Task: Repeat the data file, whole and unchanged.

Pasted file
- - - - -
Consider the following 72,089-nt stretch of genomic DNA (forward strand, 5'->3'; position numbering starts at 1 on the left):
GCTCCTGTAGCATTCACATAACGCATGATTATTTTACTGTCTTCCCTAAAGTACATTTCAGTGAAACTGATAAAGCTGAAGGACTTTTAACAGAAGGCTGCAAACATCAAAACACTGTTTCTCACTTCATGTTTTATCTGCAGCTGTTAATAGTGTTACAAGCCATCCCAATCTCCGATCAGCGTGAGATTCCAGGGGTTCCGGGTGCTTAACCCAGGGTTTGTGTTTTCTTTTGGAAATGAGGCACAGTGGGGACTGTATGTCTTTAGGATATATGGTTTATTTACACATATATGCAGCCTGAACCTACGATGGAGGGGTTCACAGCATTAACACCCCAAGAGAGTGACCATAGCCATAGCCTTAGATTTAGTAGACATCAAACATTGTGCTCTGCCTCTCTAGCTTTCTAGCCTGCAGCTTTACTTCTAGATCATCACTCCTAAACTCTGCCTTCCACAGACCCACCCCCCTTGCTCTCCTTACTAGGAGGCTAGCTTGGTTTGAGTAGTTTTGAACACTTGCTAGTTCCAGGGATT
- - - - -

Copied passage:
Consider the following 72,089-nt stretch of genomic DNA (forward strand, 5'->3'; position numbering starts at 1 on the left):
GCTCCTGTAGCATTCACATAACGCATGATTATTTTACTGTCTTCCCTAAAGTACATTTCAGTGAAACTGATAAAGCTGAAGGACTTTTAACAGAAGGCTGCAAACATCAAAACACTGTTTCTCACTTCATGTTTTATCTGCAGCTGTTAATAGTGTTACAAGCCATCCCAATCTCCGATCAGCGTGAGATTCCAGGGGTTCCGGGTGCTTAACCCAGGGTTTGTGTTTTCTTTTGGAAATGAGGCACAGTGGGGACTGTATGTCTTTAGGATATATGGTTTATTTACACATATATGCAGCCTGAACCTACGATGGAGGGGTTCACAGCATTAACACCCCAAGAGAGTGACCATAGCCATAGCCTTAGATTTAGTAGACATCAAACATTGTGCTCTGCCTCTCTAGCTTTCTAGCCTGCAGCTTTACTTCTAGATCATCACTCCTAAACTCTGCCTTCCACAGACCCACCCCCCTTGCTCTCCTTACTAGGAGGCTAGCTTGGTTTGAGTAGTTTTGAACACTTGCTAGTTCCAGGGATT